A streaming mic in the right range
There’s nothing more irritating than listening to a streamer who sounds like they’re trying to communicate via a tin can on some fishing wire. Nothing turns away a viewer faster, so don’t skimp here.
Get a mic in the range of -36 decibels (db) to -47 db, a sample rate of 48 kHz and variable polar pattern support to allow you to focus on single person recording or group/podcast.
In our experience, the best of the bunch is the Samson G-Track Pro (beloved for its extra mic supporting 1/4-inch audio input that effectively makes it a two-track audio mixer). We’re also partial to the HyperX’s Quadcast USB Microphone, which comes with a decent shock mount and a more aggressive, “hardcore gamer-cred” design.
A solid streaming camera
If you’re aiming for stardom, you’ll find that streaming gameplay and voice won’t be enough. You need to get your mug on that stream somehow, and this is where a decent webcam comes into play.
The clearer and more natural you look, the more connected your audience will feel, which is why the ideal (and most expensive) choice is the 1080p, 60 FPS-delivering Logitech StreamCam. If you want a cheaper alternative, you should look to Logitech’s previous titleholder, the C922 HD Pro (though your frames per second will drop to a chuggier 30 FPS if you stream in 1080p).
Looking beyond the main “must haves” of streaming, there are one or two extras that can better sell you as a serious professional (even if your starting follower numbers are woeful).
Having a collapsible chroma key panel (or “green screen”) should be pretty high on your buy list. Sites like Ebay and Amazon are littered with low-cost solutions here, plus Elgato sells a more professional-grade one.
Those of you out to peacock a little might also want to invest in a gaming chair. But be warned, gaming chairs are one area where spending more (usually) gets you a better product. In fact, on our recent excursion to Staples for a new chair, the employee denounced gaming chairs as cheap with little to no padding.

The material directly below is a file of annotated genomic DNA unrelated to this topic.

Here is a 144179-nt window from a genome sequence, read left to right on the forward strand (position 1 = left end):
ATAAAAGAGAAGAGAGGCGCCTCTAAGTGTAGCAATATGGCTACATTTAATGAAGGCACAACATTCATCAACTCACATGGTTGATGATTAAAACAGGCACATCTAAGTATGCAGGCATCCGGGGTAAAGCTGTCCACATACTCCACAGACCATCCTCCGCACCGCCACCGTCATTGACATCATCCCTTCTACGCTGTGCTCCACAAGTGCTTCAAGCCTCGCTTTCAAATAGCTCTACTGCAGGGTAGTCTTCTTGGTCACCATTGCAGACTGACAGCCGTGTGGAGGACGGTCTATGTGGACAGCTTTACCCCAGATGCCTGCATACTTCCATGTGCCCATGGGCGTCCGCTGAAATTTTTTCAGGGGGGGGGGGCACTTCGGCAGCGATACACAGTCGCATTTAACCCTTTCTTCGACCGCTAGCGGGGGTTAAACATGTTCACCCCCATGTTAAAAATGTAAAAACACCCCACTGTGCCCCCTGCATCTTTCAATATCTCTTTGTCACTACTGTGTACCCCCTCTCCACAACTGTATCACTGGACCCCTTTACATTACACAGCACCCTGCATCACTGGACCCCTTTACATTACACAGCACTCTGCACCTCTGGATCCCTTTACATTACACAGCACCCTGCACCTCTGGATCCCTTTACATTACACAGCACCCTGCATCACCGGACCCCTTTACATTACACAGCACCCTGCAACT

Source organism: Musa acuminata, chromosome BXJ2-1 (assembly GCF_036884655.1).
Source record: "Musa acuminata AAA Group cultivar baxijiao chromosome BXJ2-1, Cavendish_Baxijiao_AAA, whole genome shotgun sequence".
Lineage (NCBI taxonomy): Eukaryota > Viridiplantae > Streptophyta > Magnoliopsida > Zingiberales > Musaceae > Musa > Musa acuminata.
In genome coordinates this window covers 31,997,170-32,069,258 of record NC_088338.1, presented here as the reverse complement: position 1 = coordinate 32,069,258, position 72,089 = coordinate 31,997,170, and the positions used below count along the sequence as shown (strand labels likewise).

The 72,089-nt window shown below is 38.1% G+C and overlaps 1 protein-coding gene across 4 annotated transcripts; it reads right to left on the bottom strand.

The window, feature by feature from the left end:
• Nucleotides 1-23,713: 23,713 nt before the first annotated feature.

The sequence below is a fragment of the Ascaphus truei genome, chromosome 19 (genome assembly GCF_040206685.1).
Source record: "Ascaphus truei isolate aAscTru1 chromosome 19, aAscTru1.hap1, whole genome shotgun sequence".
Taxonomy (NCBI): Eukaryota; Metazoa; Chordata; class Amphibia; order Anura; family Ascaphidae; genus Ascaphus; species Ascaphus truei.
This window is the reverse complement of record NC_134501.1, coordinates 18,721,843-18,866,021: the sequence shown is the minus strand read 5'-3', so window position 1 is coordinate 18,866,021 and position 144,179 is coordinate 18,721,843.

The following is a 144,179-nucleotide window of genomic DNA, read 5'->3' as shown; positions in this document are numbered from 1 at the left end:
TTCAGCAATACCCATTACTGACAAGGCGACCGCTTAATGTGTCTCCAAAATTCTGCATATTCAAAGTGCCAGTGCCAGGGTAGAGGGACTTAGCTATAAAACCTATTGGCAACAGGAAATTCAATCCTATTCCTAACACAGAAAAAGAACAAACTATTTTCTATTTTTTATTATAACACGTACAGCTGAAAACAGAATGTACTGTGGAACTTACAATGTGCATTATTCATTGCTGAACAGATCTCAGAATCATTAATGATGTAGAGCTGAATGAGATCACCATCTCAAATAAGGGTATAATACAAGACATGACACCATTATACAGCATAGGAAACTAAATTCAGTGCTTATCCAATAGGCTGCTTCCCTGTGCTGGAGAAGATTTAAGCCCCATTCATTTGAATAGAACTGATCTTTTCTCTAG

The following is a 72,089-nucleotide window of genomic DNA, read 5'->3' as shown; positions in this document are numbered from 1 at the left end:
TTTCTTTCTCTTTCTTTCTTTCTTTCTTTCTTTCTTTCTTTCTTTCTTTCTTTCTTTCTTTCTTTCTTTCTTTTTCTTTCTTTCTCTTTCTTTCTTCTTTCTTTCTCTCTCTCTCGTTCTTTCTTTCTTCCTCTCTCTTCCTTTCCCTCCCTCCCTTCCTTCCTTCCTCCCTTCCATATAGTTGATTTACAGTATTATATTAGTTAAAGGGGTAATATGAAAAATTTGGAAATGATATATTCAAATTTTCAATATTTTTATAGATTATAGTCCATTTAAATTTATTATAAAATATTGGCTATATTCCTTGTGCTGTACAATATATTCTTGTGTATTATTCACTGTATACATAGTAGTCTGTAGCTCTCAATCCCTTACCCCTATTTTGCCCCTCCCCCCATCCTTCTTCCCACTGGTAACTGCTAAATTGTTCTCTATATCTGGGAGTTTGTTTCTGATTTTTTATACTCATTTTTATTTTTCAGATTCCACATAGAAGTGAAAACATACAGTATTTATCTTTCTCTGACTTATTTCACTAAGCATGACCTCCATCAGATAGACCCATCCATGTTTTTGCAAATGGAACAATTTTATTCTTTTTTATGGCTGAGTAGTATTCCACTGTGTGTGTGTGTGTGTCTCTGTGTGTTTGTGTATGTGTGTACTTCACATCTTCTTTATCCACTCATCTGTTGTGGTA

So, since streaming requires long hours (or possibly days) of sitting on your butt, you may as well take care of said derrière and check out more ergonomic options too. (The Beautyrest Platinum is like sitting on a cloud.)
Lastly, interacting with your community can be a pain if you have to constantly shift your attention away from your keyboard or controller. You should therefore look into Elgato’s Stream Deck, which is essentially a highly configurable bank of LED buttons that you can assign to quickly handle. . .well, just about anything really. Chat responses. Quick banning of trolls. Camera switches. Ad breaks. You name it.
How to start streaming on Twitch
Once you’ve acquired the full list of things detailed above, it’s time to put together your modest production studio.
1. Create your backdrop
The first step is to either create a pleasing set behind you or to stretch out and properly light some green screen so that the viewer only sees you (and not your awful mess of a house). Honestly, doing the latter (along with setting up a well distanced microphone) is a pain—you really need a dedicated room so you can optimize it perfectly once, and then never take it down again.
2. Pick your platforms and a game (or two)
Next up, you need to pick a gaming platform, game, streaming device and streaming platform of choice. Let’s look at it in terms of easiest to hardest setups.